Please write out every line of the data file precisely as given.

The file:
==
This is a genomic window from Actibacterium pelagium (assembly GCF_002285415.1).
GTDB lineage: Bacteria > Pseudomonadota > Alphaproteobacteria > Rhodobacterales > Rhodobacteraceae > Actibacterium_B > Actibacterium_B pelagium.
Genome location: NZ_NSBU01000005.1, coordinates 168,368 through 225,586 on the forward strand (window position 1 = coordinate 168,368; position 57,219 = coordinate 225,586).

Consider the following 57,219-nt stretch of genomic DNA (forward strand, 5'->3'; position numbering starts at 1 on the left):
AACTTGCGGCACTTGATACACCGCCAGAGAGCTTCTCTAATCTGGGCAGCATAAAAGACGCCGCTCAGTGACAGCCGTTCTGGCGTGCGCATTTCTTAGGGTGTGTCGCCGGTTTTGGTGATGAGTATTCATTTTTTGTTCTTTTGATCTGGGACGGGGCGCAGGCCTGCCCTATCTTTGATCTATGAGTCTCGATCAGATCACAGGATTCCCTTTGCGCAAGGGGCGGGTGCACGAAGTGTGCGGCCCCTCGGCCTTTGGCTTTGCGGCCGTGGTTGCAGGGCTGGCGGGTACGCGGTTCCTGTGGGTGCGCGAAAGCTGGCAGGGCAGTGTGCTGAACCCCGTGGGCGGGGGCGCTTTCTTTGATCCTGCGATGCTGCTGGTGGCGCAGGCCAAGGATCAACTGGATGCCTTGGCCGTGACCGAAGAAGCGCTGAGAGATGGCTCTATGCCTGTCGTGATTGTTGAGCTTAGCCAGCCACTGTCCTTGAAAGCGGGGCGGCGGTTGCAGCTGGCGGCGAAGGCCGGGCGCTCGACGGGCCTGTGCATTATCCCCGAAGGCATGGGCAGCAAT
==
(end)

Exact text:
This is a genomic window from Actibacterium pelagium (assembly GCF_002285415.1).
GTDB lineage: Bacteria > Pseudomonadota > Alphaproteobacteria > Rhodobacterales > Rhodobacteraceae > Actibacterium_B > Actibacterium_B pelagium.
Genome location: NZ_NSBU01000005.1, coordinates 168,368 through 225,586 on the forward strand (window position 1 = coordinate 168,368; position 57,219 = coordinate 225,586).

Consider the following 57,219-nt stretch of genomic DNA (forward strand, 5'->3'; position numbering starts at 1 on the left):
AACTTGCGGCACTTGATACACCGCCAGAGAGCTTCTCTAATCTGGGCAGCATAAAAGACGCCGCTCAGTGACAGCCGTTCTGGCGTGCGCATTTCTTAGGGTGTGTCGCCGGTTTTGGTGATGAGTATTCATTTTTTGTTCTTTTGATCTGGGACGGGGCGCAGGCCTGCCCTATCTTTGATCTATGAGTCTCGATCAGATCACAGGATTCCCTTTGCGCAAGGGGCGGGTGCACGAAGTGTGCGGCCCCTCGGCCTTTGGCTTTGCGGCCGTGGTTGCAGGGCTGGCGGGTACGCGGTTCCTGTGGGTGCGCGAAAGCTGGCAGGGCAGTGTGCTGAACCCCGTGGGCGGGGGCGCTTTCTTTGATCCTGCGATGCTGCTGGTGGCGCAGGCCAAGGATCAACTGGATGCCTTGGCCGTGACCGAAGAAGCGCTGAGAGATGGCTCTATGCCTGTCGTGATTGTTGAGCTTAGCCAGCCACTGTCCTTGAAAGCGGGGCGGCGGTTGCAGCTGGCGGCGAAGGCCGGGCGCTCGACGGGCCTGTGCATTATCCCCGAAGGCATGGGCAGCAAT